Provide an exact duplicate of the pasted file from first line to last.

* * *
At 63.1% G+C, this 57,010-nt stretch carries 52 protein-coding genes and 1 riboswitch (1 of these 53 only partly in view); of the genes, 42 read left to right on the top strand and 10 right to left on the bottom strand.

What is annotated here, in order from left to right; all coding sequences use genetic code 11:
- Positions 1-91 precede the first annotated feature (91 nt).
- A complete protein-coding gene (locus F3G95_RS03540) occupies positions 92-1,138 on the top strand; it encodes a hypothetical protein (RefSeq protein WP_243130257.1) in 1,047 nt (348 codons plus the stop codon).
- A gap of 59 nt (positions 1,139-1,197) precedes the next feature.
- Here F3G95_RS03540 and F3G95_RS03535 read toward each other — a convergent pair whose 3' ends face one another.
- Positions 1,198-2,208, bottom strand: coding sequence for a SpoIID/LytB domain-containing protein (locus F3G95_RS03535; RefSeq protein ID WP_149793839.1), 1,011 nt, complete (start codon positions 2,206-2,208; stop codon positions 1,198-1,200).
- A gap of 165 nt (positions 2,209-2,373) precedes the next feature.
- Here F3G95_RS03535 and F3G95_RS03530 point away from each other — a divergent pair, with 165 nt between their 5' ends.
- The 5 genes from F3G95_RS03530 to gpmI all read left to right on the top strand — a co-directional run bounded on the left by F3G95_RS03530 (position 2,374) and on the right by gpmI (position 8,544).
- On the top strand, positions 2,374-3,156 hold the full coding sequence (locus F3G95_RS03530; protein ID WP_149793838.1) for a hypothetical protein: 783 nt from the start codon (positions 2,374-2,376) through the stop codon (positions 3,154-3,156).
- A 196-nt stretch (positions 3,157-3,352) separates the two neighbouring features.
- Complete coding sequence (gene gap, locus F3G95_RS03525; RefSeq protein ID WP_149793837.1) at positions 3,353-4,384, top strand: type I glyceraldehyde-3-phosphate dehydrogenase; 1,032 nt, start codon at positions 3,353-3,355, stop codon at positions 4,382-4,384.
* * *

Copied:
At 63.1% G+C, this 57,010-nt stretch carries 52 protein-coding genes and 1 riboswitch (1 of these 53 only partly in view); of the genes, 42 read left to right on the top strand and 10 right to left on the bottom strand.

What is annotated here, in order from left to right; all coding sequences use genetic code 11:
- Positions 1-91 precede the first annotated feature (91 nt).
- A complete protein-coding gene (locus F3G95_RS03540) occupies positions 92-1,138 on the top strand; it encodes a hypothetical protein (RefSeq protein WP_243130257.1) in 1,047 nt (348 codons plus the stop codon).
- A gap of 59 nt (positions 1,139-1,197) precedes the next feature.
- Here F3G95_RS03540 and F3G95_RS03535 read toward each other — a convergent pair whose 3' ends face one another.
- Positions 1,198-2,208, bottom strand: coding sequence for a SpoIID/LytB domain-containing protein (locus F3G95_RS03535; RefSeq protein ID WP_149793839.1), 1,011 nt, complete (start codon positions 2,206-2,208; stop codon positions 1,198-1,200).
- A gap of 165 nt (positions 2,209-2,373) precedes the next feature.
- Here F3G95_RS03535 and F3G95_RS03530 point away from each other — a divergent pair, with 165 nt between their 5' ends.
- The 5 genes from F3G95_RS03530 to gpmI all read left to right on the top strand — a co-directional run bounded on the left by F3G95_RS03530 (position 2,374) and on the right by gpmI (position 8,544).
- On the top strand, positions 2,374-3,156 hold the full coding sequence (locus F3G95_RS03530; protein ID WP_149793838.1) for a hypothetical protein: 783 nt from the start codon (positions 2,374-2,376) through the stop codon (positions 3,154-3,156).
- A 196-nt stretch (positions 3,157-3,352) separates the two neighbouring features.
- Complete coding sequence (gene gap, locus F3G95_RS03525; RefSeq protein ID WP_149793837.1) at positions 3,353-4,384, top strand: type I glyceraldehyde-3-phosphate dehydrogenase; 1,032 nt, start codon at positions 3,353-3,355, stop codon at positions 4,382-4,384.